The aptly named water boatman is only about 1/4 inch long with a thin, grayish-brown body. Long, flattened legs on the rear of his body rapidly propel him through the water where he lives. Usually seen underwater, the water boatman feeds on algae, dead organic matter, mosquito larvae, and other microscopic life. You may almost consider boatmen beneficial, and in fact, they make excellent fish food or bait and are even a delicacy in parts of Mexico. Backswimmers seem to agree. Slightly larger, with beetle-like legs and front mandibles designed to pierce their prey and suck out their insides, backswimmers eat boatmen and other small organisms such as tadpoles. You can always tell a backswimmer by the way he zips, upside down, across your pool surface — and bites you, feeling almost like a bee.

Kicking the Bugs Out

The best way to get rid of water bugs is to eliminate what they eat. Since water boatmen eat algae, and backswimmers eat boatmen, attacking the algae is the place to start. Wiping down the pool walls will eliminate slimy algae growths. Skimming and vacuuming will gather more. Finally, shocking the pool repeatedly or using a double shock treatment — 2 to 3 pounds of calcium hypochlorite for every 10,000 gallons of water — will kill the rest of the algae and likely many bugs, too. Another brush down and vacuum job and thorough skimming and filtration should remove dead algae and bugs. Adding shock during the night prevents the sun from dissipating it too quickly.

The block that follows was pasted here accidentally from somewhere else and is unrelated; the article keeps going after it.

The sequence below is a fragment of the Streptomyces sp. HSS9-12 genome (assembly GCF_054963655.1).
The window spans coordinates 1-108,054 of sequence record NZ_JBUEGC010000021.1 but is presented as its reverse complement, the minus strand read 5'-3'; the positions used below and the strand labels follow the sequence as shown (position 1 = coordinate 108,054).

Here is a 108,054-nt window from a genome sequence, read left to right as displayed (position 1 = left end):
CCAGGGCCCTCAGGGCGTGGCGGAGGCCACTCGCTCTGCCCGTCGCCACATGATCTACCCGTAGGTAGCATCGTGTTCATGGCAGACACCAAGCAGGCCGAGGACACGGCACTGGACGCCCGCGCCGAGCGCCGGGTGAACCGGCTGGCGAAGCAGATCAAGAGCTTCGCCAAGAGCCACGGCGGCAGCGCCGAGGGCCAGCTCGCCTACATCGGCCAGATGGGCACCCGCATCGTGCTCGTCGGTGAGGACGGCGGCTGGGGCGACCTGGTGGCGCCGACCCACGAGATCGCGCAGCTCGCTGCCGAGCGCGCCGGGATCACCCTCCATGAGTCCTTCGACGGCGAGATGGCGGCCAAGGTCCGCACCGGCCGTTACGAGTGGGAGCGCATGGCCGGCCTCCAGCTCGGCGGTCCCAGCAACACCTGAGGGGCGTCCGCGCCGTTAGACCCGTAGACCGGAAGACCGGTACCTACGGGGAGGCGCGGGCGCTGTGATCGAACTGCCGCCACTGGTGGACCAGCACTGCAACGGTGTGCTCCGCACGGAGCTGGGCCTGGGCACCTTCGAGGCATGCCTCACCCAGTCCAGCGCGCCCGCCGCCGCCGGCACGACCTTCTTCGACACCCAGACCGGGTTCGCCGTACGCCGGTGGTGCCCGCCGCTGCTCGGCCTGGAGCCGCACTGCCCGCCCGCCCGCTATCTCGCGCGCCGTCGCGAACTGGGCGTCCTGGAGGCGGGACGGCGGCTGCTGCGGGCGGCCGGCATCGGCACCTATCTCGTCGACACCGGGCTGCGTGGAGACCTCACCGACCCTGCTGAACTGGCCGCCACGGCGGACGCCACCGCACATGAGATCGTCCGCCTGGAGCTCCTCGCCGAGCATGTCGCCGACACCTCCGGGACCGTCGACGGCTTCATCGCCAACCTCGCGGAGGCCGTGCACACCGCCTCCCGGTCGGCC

Keeping the Bugs Away

After killing the food source, several steps will help keep backswimmers and water boatmen away. An algaecide, used as directed, will inhibit algae growth. Without boatmen, backswimmers — the worst of the lot — have no reason to stay. Using swimming pool covers, spraying invading insects with a soapy water mixture to kill them — and in the case of bees, prevent them from bringing back a crowd — and other tactics will help. The most important thing, however, is to keep your water balanced with proper pH and chlorine levels. A quality pool water test kit used constantly, is essential.

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Hot Tub Vs. Spa - Jay's Precision Pools, Saratoga, NY

Comparing a Hot Tub and Spa

This article comes from The Spruce.

Comparing a Hot Tub and Spa

Like a spa, a hot tub has built-in jets to provide warmth, relaxation, and a massage-effect on people’s muscles and joints. Both are used for therapeutic reasons and socialization. In the early days—the late 1960s and early 1970s—hot tubs were made from wood, including cedar, redwood, cypress, teak, or a composite. In the mid-1970s, the technologically advanced portable acrylic spas were introduced, replacing the wooden tubs in popularity.

Hot Tub, Spa, or Something Else?

Today, the terms hot tub and spa are used interchangeably. Let’s throw in another one: jacuzzi.

Although it’s a company that has been around since the 1950s, when it started making pumps that could be submerged in bathtubs, people often use the word to describe a spa or hot tub, even if it’s another brand. All describe a large tub that is used for relaxation, hydrotherapy, warmth, and entertaining. All are equipped with built-in jets for targeting bathers’ sore muscles.

Basically, there are two types of hot tubs and spas: portable and custom-built or in-ground. Portable models can accommodate anywhere from two to eight or more adults. They can be inflatable latex or vinyl, which are usually less expensive; fiberglass; acrylic; polyethylene; or another type of plastic. Some hot tubs are built in traditional wood or even out of recycled materials, such as metal bins or barrels.